‘Focus’ does not deliver winning hand

Screen shot 2015-03-05 at 7.13.08 PM

Photo courtesy of teaser-trailer.com Will Smith and Margot Robbie star in “Focus,” directed by Glenn Ficarra and John Requa.

“Focus” tries so hard to be the next sexy caper and make us believe there is such a thing as a perfect con. The film doesn’t succeed at either one.

As a veteran in the art of misdirection, Nicky has seen it all. That is until he meets fledgling con artist Jess Barrett. As he takes her under his wing, the two become romantically involved.

When things get too close, Nicky does what he does best and disappears. Later, as Nicky plans the ultimate con in Buenos Aires, he is met again by his former student.

“Focus” stars Will Smith, Margot Robbie, Rodrigo Santoro, Gerald McRaney, BD Wong. Adrian Martinez and Robert Taylor. Glenn Ficarra and John Requa wrote and directed the film.

Nicky is charming, confident, slick and even somewhat sophisticated. No matter the dedication to the script’s mojo and drama, Smith is never 100 percent believable as a con man.

Sad to say, but Smith has never truly excelled at romantic comedies with the exception of his performance in 2005’s “Hitch.” Since his starring role in M. Night Shyamalan’s “After Earth” in 2013, many people have questioned whether Smith will retire. I can definitely say this film is just the beginning of Smith’s return. Even though this movie fails, Smith’s performance shows that he is only getting warmed up.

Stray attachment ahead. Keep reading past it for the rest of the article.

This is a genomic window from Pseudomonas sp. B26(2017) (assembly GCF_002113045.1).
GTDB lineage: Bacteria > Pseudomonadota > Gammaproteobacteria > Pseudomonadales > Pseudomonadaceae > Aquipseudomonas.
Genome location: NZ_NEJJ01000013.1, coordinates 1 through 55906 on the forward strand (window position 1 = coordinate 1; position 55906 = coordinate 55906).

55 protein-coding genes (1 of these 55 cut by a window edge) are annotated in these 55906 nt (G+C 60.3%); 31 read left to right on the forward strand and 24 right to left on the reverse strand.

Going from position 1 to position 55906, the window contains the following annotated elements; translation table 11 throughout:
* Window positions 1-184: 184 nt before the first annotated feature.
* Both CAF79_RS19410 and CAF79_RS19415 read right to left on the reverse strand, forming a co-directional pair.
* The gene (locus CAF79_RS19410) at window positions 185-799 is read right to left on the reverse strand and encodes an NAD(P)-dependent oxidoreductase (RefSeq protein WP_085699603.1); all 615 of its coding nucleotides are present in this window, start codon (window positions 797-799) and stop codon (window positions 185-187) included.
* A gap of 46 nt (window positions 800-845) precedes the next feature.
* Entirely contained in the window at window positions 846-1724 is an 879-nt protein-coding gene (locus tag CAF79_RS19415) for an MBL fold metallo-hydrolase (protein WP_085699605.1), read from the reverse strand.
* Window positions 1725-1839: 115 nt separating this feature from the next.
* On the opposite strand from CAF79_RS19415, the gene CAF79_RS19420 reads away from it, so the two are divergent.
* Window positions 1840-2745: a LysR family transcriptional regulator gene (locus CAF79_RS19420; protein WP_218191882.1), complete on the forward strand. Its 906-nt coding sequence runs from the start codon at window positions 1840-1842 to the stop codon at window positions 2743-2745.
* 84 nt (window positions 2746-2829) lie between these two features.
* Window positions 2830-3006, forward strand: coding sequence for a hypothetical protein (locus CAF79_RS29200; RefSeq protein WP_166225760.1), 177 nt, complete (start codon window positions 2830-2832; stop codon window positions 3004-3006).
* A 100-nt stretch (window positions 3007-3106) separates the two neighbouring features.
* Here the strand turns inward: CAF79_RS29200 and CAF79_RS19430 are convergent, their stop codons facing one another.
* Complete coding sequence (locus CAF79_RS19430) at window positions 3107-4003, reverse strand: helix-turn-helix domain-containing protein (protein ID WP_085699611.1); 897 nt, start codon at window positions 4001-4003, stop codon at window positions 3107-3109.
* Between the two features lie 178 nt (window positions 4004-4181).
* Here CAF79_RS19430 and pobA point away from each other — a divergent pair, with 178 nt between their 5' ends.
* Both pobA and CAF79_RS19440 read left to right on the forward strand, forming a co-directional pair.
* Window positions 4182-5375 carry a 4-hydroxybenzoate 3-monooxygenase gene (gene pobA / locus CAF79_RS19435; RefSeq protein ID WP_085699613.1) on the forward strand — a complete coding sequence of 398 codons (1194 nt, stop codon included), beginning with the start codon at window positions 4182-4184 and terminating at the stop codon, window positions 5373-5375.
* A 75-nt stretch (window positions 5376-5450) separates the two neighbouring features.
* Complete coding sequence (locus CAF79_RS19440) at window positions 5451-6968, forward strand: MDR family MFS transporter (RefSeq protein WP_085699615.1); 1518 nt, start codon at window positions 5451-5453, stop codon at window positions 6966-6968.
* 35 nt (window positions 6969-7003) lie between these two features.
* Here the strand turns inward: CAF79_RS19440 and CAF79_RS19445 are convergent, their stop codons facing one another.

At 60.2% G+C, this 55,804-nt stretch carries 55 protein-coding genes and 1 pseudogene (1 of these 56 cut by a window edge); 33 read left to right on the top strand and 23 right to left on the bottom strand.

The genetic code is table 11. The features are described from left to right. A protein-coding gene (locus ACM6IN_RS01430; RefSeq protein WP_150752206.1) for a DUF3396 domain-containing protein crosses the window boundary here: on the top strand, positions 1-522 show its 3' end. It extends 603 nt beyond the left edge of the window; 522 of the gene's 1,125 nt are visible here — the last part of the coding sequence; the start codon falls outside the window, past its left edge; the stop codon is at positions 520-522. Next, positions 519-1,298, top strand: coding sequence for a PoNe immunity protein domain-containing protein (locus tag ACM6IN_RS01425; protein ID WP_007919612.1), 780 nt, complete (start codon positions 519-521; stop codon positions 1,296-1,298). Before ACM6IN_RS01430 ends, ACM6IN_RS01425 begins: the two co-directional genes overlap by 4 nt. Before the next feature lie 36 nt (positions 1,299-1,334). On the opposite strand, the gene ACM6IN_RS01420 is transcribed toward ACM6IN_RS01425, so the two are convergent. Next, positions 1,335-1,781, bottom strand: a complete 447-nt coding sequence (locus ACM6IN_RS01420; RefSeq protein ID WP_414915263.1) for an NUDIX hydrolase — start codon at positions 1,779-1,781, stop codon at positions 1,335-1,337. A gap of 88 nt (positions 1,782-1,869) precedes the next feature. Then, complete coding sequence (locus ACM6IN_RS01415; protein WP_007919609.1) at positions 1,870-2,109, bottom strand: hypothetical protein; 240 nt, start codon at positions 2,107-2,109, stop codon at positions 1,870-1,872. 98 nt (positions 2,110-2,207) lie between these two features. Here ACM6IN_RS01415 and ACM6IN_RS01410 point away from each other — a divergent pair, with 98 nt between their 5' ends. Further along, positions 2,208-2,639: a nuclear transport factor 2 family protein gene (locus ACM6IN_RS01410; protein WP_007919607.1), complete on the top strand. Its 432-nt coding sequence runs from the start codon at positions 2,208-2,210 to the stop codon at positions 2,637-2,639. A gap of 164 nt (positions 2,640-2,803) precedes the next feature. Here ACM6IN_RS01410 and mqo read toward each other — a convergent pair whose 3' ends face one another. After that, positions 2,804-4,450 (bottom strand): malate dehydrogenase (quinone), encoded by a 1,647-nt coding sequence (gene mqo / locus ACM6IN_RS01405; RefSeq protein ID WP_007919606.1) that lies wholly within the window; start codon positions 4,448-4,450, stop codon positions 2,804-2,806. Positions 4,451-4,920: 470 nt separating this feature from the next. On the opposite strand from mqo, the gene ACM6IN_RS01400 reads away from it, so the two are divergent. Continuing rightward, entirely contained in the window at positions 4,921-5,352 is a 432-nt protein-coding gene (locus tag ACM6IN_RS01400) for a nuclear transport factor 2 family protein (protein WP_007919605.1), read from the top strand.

The absolutely stunning Robbie is quickly becoming one of today’s most impressive actresses. After her breakthrough performance alongside Leonardo DiCaprio in “The Wolf of Wall Street,” she shows in this film that she can handle drama. She is not afraid to go toe to toe against any Hollywood heavyweight.

Photo courtesy of teaser-trailer.com Will Smith and Margot Robbie star in “Focus,” directed by Glenn Ficarra and John Requa.

Sadly, the relationship between her character and Smith’s is just not there, and you really want to believe it with the caliber of their performances. No matter how sexy or dramatic, the two of them are just an odd pairing, and that relationship affects the plot. There is no chemistry between these two.

Ficarra and Requa, who brought us the 2011 all-star romantic comedy “Crazy, Stupid, Love,” are also behind this film. One thing I will praise about is the way they shot the beautiful Buenos Aires. They sincerely make you want to drop everything and run to Argentina.

The duo also have a real knack for writing comedic bits peppered in over romance and drama. This was probably the most refreshing part of both Smith and Robbie’s characters, seeing that they are actually people, not just con artists.

I really wanted to like this film, but it was not meant to be. Here is to the return of Smith and the rise of Robbie. Keep your heads held high and move forward.


Story by John Gruccio, Contributing writer